Charity and Religion

While I don’t play the “holier than thou” game, there are a lot of theists these days who engage in it regularly.  The most recent example I’ve run across, although it’s by no means new, is the “religious people are more charitable than atheists” claim.

It is a fact, borne out by studies that religious people are more likely to give money than non-religious people, although it’s not by a wide margin.  Liberal theists give more money than evangelical theists and liberal theists are more likely to give money to non-religious charities than evangelical theists.  Both groups are more likely to give money than atheists.  This much is true.

The problem is, they don’t explain that this “charitable giving” includes money tithed to churches, specifically set aside to run the church and pay the lay people.  That’s not charity.  It’s a check given to their church and thrown into an offering plate.  It is not given directly to a charitable organization specifically to help people.  Further, it doesn’t explain that many, if not most of these theists are giving money, sometimes up to 10% of their income, because there is a threat coming from the religion that if they don’t give, they’ll roast for eternity in hell.  Contributions made under duress simply are not valid.  While the same amount of money may be collected, the reasons behind it are just as important as the charitable giving.  After all, would we be impressed with a man who stopped a mugging just because he knew he’d be getting a sizable reward, over one that did it just because it was the right thing to do?

So how do we tell who is the largest charitable group, especially given that we cannot easily factor out tithing?  Probably we can’t and really it doesn’t matter.  However, we can look at a couple of factors and make some educated guesses.

The biggest single charitable contributors on the planet, Bill and Melinda Gates and Warren Buffet, are all atheists.  In 2010, Bill Gates gave $10 billion dollars to the development and distribution of vaccines worldwide, that is the single largest charitable donation in history.  Every year, Forbes does a list of the top five charitable people in the U.S. and almost without exception, the majority on the list are not openly religious.  In fact, on the 2011 list, from what I could determine, all five of the largest donators were non-religious, or at the very least, 2 out of 5 had no openly religious beliefs and made no statements of a religious nature about their donations.  The rest are openly atheist or openly secular.  Now this doesn’t necessarily mean anything, it’s an interesting data point but not statistically significant.  However, if we go look at a list of the most wealthy people in America, we find that Bill Gates, Warren Buffet and Larry Ellison are all outspoken atheists, Charles and David Koch, while I cannot find them say they reject religion entirely, have gone on record having rejected and wanting nothing to do with Catholicism, and the Walton family, recipients of the Walmart fortune, which takes up 4 of the top ten spots, being openly religious.  Michael Bloomberg is cagey about his religion, he’s well known for not catering to religion or religious interests, in fact purposely overlooking religious organizations in his 9/11 memorial, I think that if he is truly religious, he is quite liberal in his beliefs.  So outside of a single family who inherited their money and has never been terribly philanthropic-leaning, the majority of the super-rich range from atheist to marginally-religiouos and the most non-religious among them are the ones giving away the majority of their money to charity!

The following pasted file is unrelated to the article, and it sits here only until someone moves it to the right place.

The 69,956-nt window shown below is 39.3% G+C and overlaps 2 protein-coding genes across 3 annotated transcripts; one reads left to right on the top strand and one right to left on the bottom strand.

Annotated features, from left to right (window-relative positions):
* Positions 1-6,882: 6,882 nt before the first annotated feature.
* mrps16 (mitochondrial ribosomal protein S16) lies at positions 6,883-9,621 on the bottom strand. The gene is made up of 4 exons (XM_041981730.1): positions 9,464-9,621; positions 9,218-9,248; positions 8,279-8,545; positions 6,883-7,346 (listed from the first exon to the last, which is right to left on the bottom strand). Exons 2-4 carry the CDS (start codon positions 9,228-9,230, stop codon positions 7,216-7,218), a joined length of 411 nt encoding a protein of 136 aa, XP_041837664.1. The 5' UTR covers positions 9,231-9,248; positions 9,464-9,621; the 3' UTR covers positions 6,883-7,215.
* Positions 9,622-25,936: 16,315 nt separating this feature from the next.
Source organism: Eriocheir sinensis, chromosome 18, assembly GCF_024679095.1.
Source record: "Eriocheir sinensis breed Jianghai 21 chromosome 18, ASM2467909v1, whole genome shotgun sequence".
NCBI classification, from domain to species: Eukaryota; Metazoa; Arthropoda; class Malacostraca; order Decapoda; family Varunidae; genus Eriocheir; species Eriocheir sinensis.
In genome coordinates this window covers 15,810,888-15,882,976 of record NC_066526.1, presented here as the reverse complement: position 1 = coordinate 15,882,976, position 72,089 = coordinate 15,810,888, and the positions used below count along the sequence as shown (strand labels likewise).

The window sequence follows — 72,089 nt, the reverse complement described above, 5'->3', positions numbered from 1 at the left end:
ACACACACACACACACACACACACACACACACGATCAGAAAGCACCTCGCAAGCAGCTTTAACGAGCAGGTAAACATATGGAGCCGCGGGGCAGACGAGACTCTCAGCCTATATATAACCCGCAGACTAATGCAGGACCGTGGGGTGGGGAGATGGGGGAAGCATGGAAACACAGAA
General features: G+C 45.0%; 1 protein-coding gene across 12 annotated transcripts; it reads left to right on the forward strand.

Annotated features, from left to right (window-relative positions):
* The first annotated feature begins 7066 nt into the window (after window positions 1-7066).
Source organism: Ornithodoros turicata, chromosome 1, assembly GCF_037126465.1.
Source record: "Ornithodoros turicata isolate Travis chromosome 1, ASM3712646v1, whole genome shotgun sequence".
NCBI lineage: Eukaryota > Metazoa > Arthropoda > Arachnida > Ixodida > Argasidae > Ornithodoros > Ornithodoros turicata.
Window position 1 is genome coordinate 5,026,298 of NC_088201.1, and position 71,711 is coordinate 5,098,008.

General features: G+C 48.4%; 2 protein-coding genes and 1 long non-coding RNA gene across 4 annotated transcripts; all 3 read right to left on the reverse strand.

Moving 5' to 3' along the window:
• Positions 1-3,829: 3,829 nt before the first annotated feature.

So let’s go look at the ten largest charities, according to Charity Navigator.  The top 9 charities are secular charities and the only religious one, St. Jude Children’s Research Hospital, has been widely criticized for how much money administrative costs eat up, often up to 80% of your donation goes to keeping the charity going.  That’s quite a chance from the largest charity, the American Red Cross, which keeps costs below 5% and routinely gives more than 92% of money taken in to programs that directly benefit the community.  That doesn’t strike me that religious charities are more successful, more efficient, larger or give more to the needy.  In fact, it suggests the opposite.

In the end, when you really look at the details, I don’t know that it suggests that the religious are more likely to engage in actual charitable giving than the non-religious.  If we could filter out church tithing and thread-based giving, I think we’d find that the religious are actually significantly less likely to give to help others, simply for the sake of helping others.  Don’t expect the religious to admit to this though, they’re often too busy playing holier-than-thou.

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